NASA gives away code, gets funding for habitation module and James Webb Telescope progress

ISS_Flight_Control_Room_2006Wanna build a rocket? NASA’s about to give away a mountain of its code

Next Thursday, NASA will release a master list of software projects it has cooked up over the years. This is more than just stuff that runs on a personal computer. Think robots and cryogenic systems and climate simulators. There’s even code for running rocket guidance systems.

This NASA software catalog will list more than 1,000 projects, and it will show you how to actually obtain the code you want. The idea to help hackers and entrepreneurs push these ideas in new directions — and help them dream up new ideas. Some code is only available to certain people — the rocket guidance system, for instance — but if you can get it, you can use it without paying royalties or copyright fees. Within a few weeks of publishing the list, NASA says, it will also offer a searchable database of projects, and then, by next year, it will host the actual software code in its own online repository, a kind of GitHub for astronauts.

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Spending Bill to accelerate NASA habitation module work

An omnibus spending bill passed by Congress this month directs NASA to accelerate work on a habitation module that could be used for future deep space missions, although how NASA will implement that direction is unclear.

The report accompanying the fiscal year 2016 omnibus appropriations bill instructs NASA to spend at least $55 million on a “habitation augmentation module” to support the agency’s exploration efforts. The money would come from the Advanced Exploration Systems program, part of the Exploration Research and Development line item in the budget that received $350 million in the bill.

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James Webb Space Telescope mirror halfway complete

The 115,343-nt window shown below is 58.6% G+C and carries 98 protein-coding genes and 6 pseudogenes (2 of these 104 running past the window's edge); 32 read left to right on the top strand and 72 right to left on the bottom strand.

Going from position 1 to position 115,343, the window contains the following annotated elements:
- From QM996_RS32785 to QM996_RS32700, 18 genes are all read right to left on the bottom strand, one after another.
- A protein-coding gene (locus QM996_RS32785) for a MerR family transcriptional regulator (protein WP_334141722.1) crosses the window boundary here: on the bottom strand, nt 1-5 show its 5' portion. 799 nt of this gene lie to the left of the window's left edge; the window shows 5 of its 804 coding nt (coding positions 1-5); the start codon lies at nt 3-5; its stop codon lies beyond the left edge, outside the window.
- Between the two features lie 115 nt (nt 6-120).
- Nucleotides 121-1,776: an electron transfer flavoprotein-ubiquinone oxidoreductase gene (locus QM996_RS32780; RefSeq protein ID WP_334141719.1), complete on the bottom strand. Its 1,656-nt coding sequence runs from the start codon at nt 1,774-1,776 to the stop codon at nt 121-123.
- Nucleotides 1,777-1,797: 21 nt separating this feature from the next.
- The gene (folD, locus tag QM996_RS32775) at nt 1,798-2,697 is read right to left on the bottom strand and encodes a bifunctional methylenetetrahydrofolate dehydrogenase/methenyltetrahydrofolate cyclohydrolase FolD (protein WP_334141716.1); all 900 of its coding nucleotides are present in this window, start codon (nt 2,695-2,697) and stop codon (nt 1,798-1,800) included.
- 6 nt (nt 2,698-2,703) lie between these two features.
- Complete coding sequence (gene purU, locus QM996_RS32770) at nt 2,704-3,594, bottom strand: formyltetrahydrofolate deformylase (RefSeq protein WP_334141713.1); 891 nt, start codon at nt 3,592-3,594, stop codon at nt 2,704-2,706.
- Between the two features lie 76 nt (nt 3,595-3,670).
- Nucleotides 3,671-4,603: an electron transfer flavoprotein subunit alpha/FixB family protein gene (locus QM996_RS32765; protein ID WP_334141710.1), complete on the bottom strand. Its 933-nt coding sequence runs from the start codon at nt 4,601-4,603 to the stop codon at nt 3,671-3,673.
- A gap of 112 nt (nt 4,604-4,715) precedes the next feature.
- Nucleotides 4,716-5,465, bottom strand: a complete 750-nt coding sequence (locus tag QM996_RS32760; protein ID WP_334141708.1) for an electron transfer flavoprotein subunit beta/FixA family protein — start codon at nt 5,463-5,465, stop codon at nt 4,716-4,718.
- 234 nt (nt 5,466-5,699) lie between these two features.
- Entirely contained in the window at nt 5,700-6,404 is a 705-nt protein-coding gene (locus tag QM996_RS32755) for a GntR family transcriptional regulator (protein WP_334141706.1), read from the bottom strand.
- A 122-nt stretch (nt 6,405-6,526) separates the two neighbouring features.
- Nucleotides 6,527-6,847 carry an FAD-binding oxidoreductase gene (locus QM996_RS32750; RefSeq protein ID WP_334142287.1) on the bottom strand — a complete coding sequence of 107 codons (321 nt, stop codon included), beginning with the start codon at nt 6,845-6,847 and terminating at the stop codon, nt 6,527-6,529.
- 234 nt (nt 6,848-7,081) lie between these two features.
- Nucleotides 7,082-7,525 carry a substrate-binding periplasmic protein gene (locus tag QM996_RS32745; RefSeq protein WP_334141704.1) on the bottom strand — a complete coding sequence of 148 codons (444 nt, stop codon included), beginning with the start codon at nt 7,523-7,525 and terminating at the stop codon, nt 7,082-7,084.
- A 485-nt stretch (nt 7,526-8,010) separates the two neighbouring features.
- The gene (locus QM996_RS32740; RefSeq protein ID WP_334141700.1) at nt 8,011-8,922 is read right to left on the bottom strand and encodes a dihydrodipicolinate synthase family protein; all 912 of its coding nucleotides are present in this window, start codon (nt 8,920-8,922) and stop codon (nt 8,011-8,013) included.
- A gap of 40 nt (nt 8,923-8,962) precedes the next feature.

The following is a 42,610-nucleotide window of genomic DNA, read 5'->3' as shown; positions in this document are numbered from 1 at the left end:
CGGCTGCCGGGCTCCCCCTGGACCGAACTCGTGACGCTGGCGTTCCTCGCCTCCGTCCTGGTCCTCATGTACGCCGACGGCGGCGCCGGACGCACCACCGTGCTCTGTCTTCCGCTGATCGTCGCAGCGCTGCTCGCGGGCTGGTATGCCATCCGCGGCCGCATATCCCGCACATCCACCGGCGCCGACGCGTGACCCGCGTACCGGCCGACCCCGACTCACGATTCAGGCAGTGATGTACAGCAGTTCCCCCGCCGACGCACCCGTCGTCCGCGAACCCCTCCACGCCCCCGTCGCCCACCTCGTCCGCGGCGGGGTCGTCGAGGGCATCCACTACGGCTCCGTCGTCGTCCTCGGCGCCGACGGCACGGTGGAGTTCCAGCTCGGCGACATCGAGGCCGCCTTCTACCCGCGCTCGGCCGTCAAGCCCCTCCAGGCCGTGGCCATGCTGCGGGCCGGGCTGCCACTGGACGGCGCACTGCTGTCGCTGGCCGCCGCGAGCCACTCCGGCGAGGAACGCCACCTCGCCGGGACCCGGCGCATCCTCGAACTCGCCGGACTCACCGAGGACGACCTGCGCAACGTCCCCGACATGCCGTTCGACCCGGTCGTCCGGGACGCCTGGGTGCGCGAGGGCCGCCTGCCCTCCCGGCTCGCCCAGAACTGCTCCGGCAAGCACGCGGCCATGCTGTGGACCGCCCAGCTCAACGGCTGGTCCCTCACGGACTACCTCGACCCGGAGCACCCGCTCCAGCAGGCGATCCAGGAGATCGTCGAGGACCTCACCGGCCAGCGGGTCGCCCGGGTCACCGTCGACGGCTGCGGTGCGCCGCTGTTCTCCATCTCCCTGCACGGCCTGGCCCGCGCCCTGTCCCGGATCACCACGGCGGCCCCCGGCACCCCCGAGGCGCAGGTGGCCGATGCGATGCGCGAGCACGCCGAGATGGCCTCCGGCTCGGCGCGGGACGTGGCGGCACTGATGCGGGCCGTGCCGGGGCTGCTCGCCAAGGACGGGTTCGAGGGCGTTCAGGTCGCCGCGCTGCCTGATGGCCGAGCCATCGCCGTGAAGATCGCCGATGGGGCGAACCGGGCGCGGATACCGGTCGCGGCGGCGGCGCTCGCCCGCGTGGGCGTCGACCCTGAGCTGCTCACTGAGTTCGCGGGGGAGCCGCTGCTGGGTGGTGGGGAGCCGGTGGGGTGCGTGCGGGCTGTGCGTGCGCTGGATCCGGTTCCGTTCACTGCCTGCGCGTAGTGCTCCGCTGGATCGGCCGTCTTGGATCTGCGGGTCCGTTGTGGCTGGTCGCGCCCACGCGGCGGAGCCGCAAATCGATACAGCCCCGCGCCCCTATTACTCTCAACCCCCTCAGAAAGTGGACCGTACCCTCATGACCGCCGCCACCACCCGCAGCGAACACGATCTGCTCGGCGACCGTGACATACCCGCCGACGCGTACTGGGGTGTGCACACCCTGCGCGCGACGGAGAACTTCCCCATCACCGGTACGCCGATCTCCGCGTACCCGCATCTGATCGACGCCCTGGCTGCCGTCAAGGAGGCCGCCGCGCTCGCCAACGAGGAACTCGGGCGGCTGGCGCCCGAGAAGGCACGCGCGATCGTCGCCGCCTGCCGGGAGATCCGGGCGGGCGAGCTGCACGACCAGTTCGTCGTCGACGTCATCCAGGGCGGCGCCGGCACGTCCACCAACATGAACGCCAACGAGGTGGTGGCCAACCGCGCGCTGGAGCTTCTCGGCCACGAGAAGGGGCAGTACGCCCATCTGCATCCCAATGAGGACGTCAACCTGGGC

8-jameswebbspaInside NASA’s Goddard Space Flight Center’s massive clean room in Greenbelt, Maryland, the ninth flight mirror was installed onto the telescope structure with a robotic arm. This marks the halfway completion point for the James Webb Space Telescope’s segmented primary mirror.

The James Webb Space Telescope team has been working tirelessly to install all 18 of Webb’s mirror segments onto the telescope structure.

“The years of planning and practicing is really paying dividends and the progress is really rewarding for everyone to see,” said NASA’s Optical Telescope Element Manager Lee Feinberg.

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Job opening for a Product Support Engineer II, Bell Helicopter (Singapore). Bell Helicopter is seeking a passionate aerospace engineering technician with extensive technical and business expertise to provide customers with world-class after-delivery support. More information


Build up your space resume by participating in the project Astro Pi: devise computer science experiments to be run on board the ISS. There will be opportunities to examine the results of the winning competition experiments, and there will also be a data analysis activity where you can obtain a CSV file full of time-stamped sensor readings directly from Tim Peake. More information

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